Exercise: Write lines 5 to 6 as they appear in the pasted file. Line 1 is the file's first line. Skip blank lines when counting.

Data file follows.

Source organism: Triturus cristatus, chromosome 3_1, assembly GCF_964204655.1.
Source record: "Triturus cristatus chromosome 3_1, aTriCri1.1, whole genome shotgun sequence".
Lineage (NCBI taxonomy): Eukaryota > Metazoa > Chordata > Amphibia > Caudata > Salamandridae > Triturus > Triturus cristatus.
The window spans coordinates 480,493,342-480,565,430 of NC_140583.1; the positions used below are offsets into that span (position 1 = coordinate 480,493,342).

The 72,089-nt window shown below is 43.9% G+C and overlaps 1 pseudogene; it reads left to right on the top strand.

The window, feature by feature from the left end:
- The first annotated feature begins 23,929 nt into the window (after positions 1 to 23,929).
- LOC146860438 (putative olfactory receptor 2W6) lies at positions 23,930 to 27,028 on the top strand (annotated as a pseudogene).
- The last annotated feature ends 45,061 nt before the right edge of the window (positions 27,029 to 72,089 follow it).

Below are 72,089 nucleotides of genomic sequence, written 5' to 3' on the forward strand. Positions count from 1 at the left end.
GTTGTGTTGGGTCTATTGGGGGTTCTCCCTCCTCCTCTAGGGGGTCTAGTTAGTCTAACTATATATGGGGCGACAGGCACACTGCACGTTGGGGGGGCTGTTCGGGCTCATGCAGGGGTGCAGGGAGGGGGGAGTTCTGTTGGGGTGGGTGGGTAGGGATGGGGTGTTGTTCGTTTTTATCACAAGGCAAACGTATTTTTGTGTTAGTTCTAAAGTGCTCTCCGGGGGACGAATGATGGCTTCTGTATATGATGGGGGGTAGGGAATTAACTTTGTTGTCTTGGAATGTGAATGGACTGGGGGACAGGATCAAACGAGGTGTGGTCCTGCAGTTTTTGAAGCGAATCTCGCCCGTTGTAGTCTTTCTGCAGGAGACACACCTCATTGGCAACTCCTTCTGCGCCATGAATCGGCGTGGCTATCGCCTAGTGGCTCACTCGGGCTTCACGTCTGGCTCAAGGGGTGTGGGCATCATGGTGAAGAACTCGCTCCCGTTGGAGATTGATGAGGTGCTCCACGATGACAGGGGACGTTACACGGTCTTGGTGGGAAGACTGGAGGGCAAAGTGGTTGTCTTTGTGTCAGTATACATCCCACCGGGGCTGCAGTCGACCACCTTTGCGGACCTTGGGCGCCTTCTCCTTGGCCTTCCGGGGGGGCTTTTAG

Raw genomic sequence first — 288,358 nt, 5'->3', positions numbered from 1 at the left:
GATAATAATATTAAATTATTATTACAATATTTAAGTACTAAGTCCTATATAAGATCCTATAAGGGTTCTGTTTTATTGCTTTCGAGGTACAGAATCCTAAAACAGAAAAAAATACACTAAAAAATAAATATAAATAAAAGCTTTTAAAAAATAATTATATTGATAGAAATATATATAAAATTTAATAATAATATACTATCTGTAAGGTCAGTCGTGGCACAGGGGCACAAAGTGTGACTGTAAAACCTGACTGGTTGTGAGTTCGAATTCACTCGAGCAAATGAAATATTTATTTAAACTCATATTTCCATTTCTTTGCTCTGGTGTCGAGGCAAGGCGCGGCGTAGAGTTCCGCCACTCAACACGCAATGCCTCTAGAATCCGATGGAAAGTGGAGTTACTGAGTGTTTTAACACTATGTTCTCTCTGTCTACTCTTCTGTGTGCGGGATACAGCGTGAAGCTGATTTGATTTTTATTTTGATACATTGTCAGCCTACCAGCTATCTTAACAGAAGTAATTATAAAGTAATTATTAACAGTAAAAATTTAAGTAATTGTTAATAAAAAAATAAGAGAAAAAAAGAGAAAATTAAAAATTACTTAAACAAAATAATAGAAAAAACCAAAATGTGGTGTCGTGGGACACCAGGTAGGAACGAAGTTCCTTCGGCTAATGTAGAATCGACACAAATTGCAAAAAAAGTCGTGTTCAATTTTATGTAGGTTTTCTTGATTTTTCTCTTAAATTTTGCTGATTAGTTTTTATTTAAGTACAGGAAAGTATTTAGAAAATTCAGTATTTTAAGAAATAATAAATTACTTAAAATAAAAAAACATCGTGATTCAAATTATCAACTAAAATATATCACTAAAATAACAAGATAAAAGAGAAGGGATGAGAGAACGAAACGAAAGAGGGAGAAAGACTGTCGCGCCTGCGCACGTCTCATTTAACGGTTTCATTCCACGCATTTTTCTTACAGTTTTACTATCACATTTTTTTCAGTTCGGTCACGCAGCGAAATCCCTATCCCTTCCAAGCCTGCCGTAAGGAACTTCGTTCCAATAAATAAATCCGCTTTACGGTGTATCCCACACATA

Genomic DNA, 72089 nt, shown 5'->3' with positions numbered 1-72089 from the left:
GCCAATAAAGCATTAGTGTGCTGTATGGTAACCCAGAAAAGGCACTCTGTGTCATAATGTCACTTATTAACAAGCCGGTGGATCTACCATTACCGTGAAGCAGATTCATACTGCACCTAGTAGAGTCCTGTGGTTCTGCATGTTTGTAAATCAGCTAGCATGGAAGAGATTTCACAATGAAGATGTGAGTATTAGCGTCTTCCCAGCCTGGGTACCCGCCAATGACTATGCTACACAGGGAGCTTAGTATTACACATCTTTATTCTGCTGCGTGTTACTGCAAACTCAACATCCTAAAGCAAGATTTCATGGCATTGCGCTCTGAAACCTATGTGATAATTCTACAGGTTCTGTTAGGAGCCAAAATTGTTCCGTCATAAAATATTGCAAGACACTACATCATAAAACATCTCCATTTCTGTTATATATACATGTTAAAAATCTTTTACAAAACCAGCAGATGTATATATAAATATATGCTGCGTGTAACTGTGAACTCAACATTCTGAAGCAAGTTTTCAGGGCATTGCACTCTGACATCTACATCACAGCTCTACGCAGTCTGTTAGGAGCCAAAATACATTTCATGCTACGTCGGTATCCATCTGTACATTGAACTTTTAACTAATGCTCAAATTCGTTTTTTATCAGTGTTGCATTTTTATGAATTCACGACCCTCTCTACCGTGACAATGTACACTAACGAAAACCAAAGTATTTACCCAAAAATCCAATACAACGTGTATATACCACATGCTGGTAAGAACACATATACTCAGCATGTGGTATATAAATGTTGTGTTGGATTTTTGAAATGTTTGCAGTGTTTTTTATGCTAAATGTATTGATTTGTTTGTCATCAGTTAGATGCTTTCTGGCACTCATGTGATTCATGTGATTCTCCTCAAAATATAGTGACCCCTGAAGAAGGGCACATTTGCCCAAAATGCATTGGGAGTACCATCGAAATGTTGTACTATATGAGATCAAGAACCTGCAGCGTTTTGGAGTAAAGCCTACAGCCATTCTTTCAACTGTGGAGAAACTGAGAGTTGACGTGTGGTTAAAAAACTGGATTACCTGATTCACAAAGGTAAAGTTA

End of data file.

The 72,089-nt window shown below is 43.9% G+C and overlaps 1 pseudogene; it reads left to right on the top strand.

The window, feature by feature from the left end: